A disparate group of travelers is eating in an isolated restaurant when a man drops dead of a heart attack. Before he dies, they discover that he is wanted for stealing several million ...
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A disparate group of travelers is eating in an isolated restaurant when a man drops dead of a heart attack. Before he dies, they discover that he is wanted for stealing several million dollars, and he tells them that he has hidden a million dollars in each of four different locations, and gives them clues as to where the locations are. They all then take off and try to get to the hidden treasure before any of the others do. Written by
Glad Bags and DeLaurentiis Entertainment co-sponsored a real-life million-dollar "treasure hunt" to coincide with this film's release. At the end of the movie, the cash is still missing, and moviegoers were invited to find the location of the hidden stash, using clues provided in the film (the sponsors also emphasized that the money wasn't PHYSICALLY hidden anywhere, lest anyone injure themselves or damage property while searching for the loot; the audience just had to GUESS where the money was hidden). Ticket buyers were even given game cards shaped like American currency - with a big photo of Dino De Laurentiis where the President should be. In the end, it was a big disaster for the studio. The film was one of the major flops of the 1980s, barely grossing a million dollars at the box office, which the studio wound up forking over to the contest winner, a woman in Bakersfield, California. (Incidentally, the money was hidden in the bridge of the Statue of Liberty's nose). See more »
The green car that Mr. & Mrs. Briggs steal is a Ford LTD, but in interior shots of the car, a Lincoln emblem is on the steering wheel. See more »
What in the holy hell was he doing with a paper-shredder this big?
Well, he worked for the government, didn't he?
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In the tradition of Mad, Mad, Mad, Mad World, this newer comedy has quite a few funny moments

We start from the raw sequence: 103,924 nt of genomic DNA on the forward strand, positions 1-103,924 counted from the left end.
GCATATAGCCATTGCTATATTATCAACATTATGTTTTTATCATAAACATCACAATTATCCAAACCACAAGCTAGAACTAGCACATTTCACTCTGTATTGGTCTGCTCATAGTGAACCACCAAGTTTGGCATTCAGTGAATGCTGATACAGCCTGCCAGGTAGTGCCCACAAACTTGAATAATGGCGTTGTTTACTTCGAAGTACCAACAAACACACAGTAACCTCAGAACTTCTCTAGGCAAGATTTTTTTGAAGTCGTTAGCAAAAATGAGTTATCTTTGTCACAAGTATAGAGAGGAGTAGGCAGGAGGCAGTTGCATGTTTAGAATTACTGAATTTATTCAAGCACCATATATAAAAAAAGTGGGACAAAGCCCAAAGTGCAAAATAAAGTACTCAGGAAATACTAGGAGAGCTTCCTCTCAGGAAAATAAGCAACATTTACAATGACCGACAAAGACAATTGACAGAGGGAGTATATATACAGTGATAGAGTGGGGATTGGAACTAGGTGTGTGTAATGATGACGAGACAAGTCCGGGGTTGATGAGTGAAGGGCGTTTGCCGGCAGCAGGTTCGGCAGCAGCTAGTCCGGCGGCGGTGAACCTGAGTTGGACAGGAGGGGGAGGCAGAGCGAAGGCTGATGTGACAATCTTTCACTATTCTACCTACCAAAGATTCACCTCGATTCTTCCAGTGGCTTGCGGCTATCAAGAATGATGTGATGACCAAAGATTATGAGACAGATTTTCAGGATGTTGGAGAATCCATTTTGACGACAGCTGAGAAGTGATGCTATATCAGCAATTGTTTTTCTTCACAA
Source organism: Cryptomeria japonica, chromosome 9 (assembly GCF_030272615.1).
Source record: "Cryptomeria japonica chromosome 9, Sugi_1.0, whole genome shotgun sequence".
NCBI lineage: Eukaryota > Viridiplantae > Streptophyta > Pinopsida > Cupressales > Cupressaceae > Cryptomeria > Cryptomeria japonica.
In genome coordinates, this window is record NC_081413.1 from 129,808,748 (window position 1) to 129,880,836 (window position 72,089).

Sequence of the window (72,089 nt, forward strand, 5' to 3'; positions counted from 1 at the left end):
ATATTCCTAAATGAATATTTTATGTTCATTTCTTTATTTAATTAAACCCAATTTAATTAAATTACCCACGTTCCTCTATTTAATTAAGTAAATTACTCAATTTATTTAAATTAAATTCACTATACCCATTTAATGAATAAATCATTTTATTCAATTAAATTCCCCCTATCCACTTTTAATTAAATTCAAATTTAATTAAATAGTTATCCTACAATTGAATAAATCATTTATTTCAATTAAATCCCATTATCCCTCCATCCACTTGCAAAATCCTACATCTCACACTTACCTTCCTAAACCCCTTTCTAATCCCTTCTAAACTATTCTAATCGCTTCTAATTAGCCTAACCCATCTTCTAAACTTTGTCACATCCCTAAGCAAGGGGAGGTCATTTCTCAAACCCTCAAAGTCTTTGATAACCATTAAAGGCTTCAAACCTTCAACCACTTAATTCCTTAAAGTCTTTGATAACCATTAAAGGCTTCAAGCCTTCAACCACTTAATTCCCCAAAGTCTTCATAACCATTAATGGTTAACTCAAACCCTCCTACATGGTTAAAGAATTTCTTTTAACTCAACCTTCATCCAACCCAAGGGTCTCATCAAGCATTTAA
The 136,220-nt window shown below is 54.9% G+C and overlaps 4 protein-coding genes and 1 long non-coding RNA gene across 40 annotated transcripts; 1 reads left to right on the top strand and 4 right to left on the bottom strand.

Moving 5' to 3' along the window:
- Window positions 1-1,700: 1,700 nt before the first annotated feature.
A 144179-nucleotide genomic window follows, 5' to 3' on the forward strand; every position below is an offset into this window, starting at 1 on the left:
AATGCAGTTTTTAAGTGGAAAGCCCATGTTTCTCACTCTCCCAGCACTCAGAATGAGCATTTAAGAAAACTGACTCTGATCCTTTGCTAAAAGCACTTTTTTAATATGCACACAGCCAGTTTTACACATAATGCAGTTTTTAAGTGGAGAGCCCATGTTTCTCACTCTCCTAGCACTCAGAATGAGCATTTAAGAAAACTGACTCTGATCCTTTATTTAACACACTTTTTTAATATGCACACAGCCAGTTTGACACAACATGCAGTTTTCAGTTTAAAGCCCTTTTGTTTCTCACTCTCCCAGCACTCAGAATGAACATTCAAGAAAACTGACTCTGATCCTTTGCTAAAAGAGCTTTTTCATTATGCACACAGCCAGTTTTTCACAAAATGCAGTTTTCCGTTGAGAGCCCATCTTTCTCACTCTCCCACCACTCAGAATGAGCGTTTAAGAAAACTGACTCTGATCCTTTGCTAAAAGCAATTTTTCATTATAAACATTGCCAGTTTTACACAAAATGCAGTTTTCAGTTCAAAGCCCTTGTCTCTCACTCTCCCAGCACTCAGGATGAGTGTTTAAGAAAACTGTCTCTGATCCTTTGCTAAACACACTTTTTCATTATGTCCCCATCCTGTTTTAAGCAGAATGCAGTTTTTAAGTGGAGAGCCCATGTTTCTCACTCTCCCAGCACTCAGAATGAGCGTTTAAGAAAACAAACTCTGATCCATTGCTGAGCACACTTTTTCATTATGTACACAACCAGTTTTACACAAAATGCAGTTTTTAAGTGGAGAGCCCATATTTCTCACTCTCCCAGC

In a small Arizona town, Sidney (Tom Bosley) drops into a diner for a bite. Asking what is good to eat, he learns the chili is very hot but tasty. Despite uttering words that it wouldn't matter if his stomach gets upset, Sid orders it. Not two minutes later, he is on the floor dying. But, before his final breath, he gives notice that he was a government worker, stole some money as revenge, and has hidden a cool million under four Arizona bridges. Whoa, that's incredible news! In the diner at this moment are the chef and his wife, an accountant with his wife and precocious son, a ladies man and his entourage, and a honeymoon couple. They all heard the news and start off on a wild chase for the money. Along the way, they pick up a crazed Nam vet, Slaughter (Rich Hall), a pair of law enforcement officers and two FBI agents in pursuit of Sidney. Only the smart kid seems to have a brain to figure things out, while the honeymooners have to stop often for a sly tryst. As they all locate the first million, the suitcase holding the dough opens and money blows in the wind. Aargh!. As they move onto the next bridge and the next, does this group of bumbling folks have any chance of becoming rich? In the tradition of Mad, Mad, Mad, Mad, World and coming before Rat Race, the concept of ordinary folks making fools over themselves in an impossible run for the money is still very entertaining. Most of the cast is unknown, although nicely adept, while Bosley, Hall, and Kevin Pollack are big hoots. The clever script is a huge asset, while the Arizona highways and byways are a delight, too. Naturally, the direction keeps up a fast, fast pace. Folks, why buy cable or watch reruns when you can entertain the family with gems like this?
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